Deeper trade ties will benefit both India and US

By Nisha Biswal

Over the past two decades, the partnership between the world’s two largest democracies and free-market societies has strengthened tremendously.

In that time, trade and investment volumes between the United States and India have also experienced enormous growth but still lag behind our deepening strategic and cultural alignment. As the US-India Trade Policy Forum (TPF) begins, it is critical to address this shortfall.

Along with other countries, the US is trying to navigate a boom in consumer spending, tame inflationary pressures, and align global supply chains with broader strategic objectives. Expanding trade can reduce consumer prices and put its economic recovery on a more stable footing.

At the same time, India is trying to move up value chains and reach ambitious development targets. The aim is to grow to a $-5 trillion economy by 2025.

Prior to the start of the US-India Trade Policy Forum, the US Chamber of Commerce called for urgent action to enhance the commercial relationship and lay the groundwork for an eventual comprehensive bilateral trade agreement. With flexibility and a commitment to keep the bigger picture in mind, progress toward these goals can be achieved.

On India’s side, there is already a positive momentum in the economic partnership to build on — recent moves to raise FDI caps in key sectors and the repeal of the retroactive tax law have boosted investor confidence. However, some harmful legacy policies have persisted and intensified during the pandemic, with the government implementing unpredictable tariffs and regulatory regimes targeting foreign firms.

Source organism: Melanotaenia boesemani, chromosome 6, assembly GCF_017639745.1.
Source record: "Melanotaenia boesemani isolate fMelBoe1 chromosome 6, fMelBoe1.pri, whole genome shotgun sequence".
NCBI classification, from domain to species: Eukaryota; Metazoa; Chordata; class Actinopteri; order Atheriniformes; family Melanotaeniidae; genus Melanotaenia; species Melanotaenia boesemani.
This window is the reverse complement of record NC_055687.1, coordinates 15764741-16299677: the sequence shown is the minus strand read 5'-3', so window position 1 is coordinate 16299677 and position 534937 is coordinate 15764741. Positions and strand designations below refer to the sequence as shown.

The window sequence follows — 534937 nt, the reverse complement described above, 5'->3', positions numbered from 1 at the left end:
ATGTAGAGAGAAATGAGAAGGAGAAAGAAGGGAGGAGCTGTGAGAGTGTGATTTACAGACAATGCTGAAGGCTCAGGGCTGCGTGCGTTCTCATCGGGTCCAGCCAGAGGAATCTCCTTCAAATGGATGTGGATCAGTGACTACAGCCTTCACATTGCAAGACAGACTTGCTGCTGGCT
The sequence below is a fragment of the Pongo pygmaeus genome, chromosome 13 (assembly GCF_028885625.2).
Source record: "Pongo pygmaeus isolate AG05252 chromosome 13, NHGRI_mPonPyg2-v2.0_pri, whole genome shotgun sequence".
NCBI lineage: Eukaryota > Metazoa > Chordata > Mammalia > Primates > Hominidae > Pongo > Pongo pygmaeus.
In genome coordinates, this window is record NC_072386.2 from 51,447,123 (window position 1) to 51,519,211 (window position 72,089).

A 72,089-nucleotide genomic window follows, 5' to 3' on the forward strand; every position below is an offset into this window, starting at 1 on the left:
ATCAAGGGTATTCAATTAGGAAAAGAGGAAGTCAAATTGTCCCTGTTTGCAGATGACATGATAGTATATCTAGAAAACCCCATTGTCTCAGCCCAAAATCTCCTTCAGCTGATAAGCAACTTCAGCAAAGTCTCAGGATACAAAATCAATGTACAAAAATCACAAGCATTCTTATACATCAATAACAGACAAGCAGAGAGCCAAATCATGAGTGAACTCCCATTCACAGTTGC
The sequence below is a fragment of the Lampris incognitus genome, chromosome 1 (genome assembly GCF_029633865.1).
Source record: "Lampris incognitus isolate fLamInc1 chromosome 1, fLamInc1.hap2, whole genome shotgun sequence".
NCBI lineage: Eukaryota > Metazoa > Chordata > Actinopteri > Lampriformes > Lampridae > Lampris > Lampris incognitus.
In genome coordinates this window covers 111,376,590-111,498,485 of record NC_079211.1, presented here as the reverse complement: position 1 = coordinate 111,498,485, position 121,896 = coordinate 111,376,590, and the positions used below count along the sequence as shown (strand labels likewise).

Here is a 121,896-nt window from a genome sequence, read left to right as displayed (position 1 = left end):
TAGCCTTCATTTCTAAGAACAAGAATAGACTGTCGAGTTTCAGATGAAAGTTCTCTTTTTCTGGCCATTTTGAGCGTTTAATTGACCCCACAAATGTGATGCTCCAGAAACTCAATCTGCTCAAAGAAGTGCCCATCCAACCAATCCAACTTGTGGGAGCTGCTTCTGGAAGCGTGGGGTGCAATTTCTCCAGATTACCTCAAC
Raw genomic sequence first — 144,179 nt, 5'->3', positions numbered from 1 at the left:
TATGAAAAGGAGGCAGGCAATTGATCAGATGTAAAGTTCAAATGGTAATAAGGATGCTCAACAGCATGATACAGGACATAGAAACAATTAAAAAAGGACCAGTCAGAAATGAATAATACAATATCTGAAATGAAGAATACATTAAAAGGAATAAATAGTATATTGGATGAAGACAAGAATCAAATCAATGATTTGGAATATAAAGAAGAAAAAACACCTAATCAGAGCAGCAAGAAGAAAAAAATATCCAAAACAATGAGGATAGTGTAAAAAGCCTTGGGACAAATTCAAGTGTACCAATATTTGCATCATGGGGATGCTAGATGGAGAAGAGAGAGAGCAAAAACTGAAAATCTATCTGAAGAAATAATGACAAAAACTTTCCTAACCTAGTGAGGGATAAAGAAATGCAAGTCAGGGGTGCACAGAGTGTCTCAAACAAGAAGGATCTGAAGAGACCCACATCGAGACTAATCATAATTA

Both governments can make real progress by pursuing negotiations on two parallel tracks: One dedicated to removing and resolving longstanding irritants and disputes, and the other focused on building a 21st-century trade framework that can bring together the best of both countries, starting with the key sectors that are driving growth and innovation across the economic corridor.

US-India cooperation in the healthcare sector stands to be one of the most impactful areas for our countries and the global health architecture. As our two countries emerge from the global pandemic, this is a unique moment to form a health initiative that removes barriers to the Indian market that harm both American workers and Indian patients.

To facilitate growth in the sector and drive investment in research and development, it is essential that the governments embrace market-based approaches on innovative medical products, ensure that public procurement policies do not discriminate against foreign firms, and align regulatory structures to speed the approval of medical devices and pharmaceuticals so that critical and lifesaving therapies can get to the market faster.

To promote further growth in the digital sphere, which represents over $100 billion of bilateral trade, we must address several foundational issues, such as the digital service tax, cross-border data flows and common cellular standards. It’s important that on the digital services tax, India accords with emerging global agreements that will accelerate trade.

Progress on these fronts can address some of our current economic maladies and create the momentum and goodwill to begin to remove the impediments to a bilateral trade deal — one that can facilitate the movement of the goods, services, technology, talent, and capital necessary to fortify the world against climate disruption, prepare it for future pandemics, and build an economy ready for the challenges of the 21st century. (The Indian Express)

(The writer is president of US-India Business Council)

Image courtesy of (courtesy: thenorthlines.com)

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